Kerry James Marhsall, De Style, 1993
    Collection of the Metropolitan Museum of Art, New York

     

    Working in a dialogue with the history of figurative painting and the depiction of Black identity, Self examines in her oeuvre where and how in the primary place of artistic experience do we encounter Black representation. Like the acclaimed painter Kerry James Marshall’s lifelong contribution to the depiction of non-stereotypical Black life, Self purposely chooses not to portray heroes or celebrities. Rather, her protagonists are simply people whose everyday lives, she argues, are worthy of representation. As exemplified by the present painting where we encounter Self’s character out on his bodega run, Self’s commitment to representing the Black figure as liberated, poised, and confident reclaims that history, allowing them to just exist and be. 

     

    Collector’s Digest


    In the years that have followed her 2015 graduation from the Yale School of Art with a M.F.A in painting and printmaking, Self has garnered acclaim in the art world at a meteoric trajectory. Her distinctive style and captivating characters have graced the walls of notable venues who have honoured her with solo exhibitions. Most recently, this has included at Galerie Eva Prensenhuber in New York (7 November 2020 – 23 January 2021); the Institute of Contemporary Art/Boston (20 January – 12 July 2020); Pilar Corrias in London (2019); and the Yuz Museum in Shanghai (2018). Her works can be found in the permanent collections of the Hammer Museum, Los Angeles; Perez Art Museum Miamai; Rubell Family Collection, Miami; and the Astrup Fearnley Museum, Oslo.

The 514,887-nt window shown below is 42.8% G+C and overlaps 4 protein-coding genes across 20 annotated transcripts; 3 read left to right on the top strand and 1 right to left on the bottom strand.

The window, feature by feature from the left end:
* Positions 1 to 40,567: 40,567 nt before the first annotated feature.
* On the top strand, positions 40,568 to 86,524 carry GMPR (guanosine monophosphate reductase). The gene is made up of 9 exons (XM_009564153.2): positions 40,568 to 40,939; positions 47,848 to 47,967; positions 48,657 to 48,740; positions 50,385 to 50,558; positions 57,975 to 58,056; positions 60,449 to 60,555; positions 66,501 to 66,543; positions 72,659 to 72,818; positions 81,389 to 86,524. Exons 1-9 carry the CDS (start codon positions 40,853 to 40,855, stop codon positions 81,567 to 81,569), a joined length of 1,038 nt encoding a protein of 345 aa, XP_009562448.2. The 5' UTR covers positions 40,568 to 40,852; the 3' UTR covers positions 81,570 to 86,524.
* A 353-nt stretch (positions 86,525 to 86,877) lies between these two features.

Tschabalala Self, quoted in 'An Individual Is Made of Many Parts: Tschabalala Self Interviewed by Sasha Bonét', BOMB Magazine, 20 November 2018, online
    ii Tschabalala Self, 'Tschabalala Self by Herself', L’Officiel Art, 20 April 2018, online

     

     

    • Provenance

      Pilar Corrias, London
      Private Collection, Europe
      Acquired from the above by the present owner

    • Literature

      Tschabalala Self and L'Officiel Art Editorial, 'Black bodies matter: Tschabalala Self', L'Officiel Art, no. 25, May 2018, p. 41 (illustrated)

    • Artist Biography

      Tschabalala Self

      American • 1990